His blood is everywhere. If it weren’t me in this boat beside him, he would be dead in a matter of minutes. I take his hand. If it weren’t for

Baristus’s sacrifice, we’d all be dead.

I expect to search for Harper’s song. He is the consummate Mask, his thoughts and emotions buried so deeply that I assumed his song would be equally opaque.

But his song is near the surface, strong and bright and clear as a star-filled winter sky. I delve into his essence. I see the smile of a dark-haired woman with wide-set green eyes—his mother—and the strong hands of a man who looks strikingly similar to Elias. Harper walks Blackcliff’s dark halls and endures day after day of the hardship and loneliness I know so well. He aches for his father, a mysterious figure who haunts him with an emptiness he can never quite fill.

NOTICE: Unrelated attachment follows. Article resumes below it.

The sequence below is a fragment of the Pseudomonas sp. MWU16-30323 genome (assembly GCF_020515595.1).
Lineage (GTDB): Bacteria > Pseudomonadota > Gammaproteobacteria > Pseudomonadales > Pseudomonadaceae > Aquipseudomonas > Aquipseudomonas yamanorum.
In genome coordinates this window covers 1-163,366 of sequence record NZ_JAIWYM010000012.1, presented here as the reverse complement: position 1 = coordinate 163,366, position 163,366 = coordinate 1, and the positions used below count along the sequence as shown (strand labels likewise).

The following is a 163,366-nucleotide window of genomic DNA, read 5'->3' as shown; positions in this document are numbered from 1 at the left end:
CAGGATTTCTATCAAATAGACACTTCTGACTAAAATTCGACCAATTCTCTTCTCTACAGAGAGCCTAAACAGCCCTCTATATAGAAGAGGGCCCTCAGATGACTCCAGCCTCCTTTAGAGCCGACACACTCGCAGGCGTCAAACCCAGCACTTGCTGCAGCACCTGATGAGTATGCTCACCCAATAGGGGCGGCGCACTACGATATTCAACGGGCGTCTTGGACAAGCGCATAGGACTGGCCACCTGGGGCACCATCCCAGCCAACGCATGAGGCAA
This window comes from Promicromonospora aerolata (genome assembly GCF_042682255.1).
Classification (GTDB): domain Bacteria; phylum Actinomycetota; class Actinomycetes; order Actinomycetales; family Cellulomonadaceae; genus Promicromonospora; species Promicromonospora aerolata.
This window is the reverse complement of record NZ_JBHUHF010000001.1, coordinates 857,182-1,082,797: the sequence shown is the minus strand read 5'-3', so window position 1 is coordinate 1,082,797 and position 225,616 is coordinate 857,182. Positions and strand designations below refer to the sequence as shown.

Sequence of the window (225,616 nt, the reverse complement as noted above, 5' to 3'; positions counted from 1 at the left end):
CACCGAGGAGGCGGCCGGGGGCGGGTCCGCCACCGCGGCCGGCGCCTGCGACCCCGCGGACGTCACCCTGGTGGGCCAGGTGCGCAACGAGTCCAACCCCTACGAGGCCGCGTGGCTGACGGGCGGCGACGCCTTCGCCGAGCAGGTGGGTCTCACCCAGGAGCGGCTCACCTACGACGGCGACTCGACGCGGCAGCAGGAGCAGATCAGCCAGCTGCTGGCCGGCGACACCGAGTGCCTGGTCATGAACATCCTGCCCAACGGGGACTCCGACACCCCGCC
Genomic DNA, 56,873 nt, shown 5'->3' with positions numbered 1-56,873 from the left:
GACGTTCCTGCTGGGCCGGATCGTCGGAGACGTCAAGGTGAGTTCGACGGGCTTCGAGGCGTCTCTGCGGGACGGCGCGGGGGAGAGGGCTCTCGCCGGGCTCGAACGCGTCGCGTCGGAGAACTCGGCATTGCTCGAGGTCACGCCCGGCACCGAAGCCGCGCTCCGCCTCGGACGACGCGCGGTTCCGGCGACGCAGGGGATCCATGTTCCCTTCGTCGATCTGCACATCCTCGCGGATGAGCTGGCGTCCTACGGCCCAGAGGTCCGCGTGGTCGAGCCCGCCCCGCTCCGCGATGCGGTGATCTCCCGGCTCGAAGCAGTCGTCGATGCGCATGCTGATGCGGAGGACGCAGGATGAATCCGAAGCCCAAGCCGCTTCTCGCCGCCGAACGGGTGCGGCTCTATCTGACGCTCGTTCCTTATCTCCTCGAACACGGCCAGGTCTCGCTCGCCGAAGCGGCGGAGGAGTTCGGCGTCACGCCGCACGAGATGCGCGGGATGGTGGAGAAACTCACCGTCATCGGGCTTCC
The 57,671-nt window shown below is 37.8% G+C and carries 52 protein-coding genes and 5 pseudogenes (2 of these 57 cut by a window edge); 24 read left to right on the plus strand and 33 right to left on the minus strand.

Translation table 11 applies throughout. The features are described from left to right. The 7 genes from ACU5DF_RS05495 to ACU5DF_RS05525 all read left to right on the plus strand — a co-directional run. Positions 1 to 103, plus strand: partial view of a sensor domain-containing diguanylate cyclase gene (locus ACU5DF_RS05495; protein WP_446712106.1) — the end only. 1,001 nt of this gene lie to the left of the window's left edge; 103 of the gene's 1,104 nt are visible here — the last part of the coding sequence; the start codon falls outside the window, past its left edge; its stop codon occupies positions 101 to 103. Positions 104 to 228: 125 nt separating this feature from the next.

He is an open book, and I learn that he did set Laia free months ago, when we ambushed her. He set her free because he knew I would kill her. And he knew Elias would never forgive me for it. I witness myself through his eyes: angry and cold and weak and strong and brave and warm. Not the Blood Shrike. Helene. And I would be blind not to see what he feels for me. I am woven into his consciousness the way Elias used to be woven into mine. Harper is always aware of where I am, of whether I am all right.

When his wounds have closed and his heart beats strong, I stop singing, weakened. Dex looks at me with a wild, questioning expression but says nothing.

I adjust Harper’s head so he is more comfortable, and his eyes open. I am about to scold him, but his harsh whisper silences me.

“Grímarr and the men who hit the rear guard came from the east, Shrike,” he rasps, determined to deliver the message. “He attacked me— would have killed me . . .”

All the more reason to hate that swine. “They must have snuck around us somehow,” I say. “Or perhaps they were waiting—”

“No.” Avitas grabs a strap on my armor. “They came from the east. I sent a scout because I had a hunch. There’s another force. They split their army, Shrike. They don’t have just fifty thousand men marching on Antium. They have twice that.”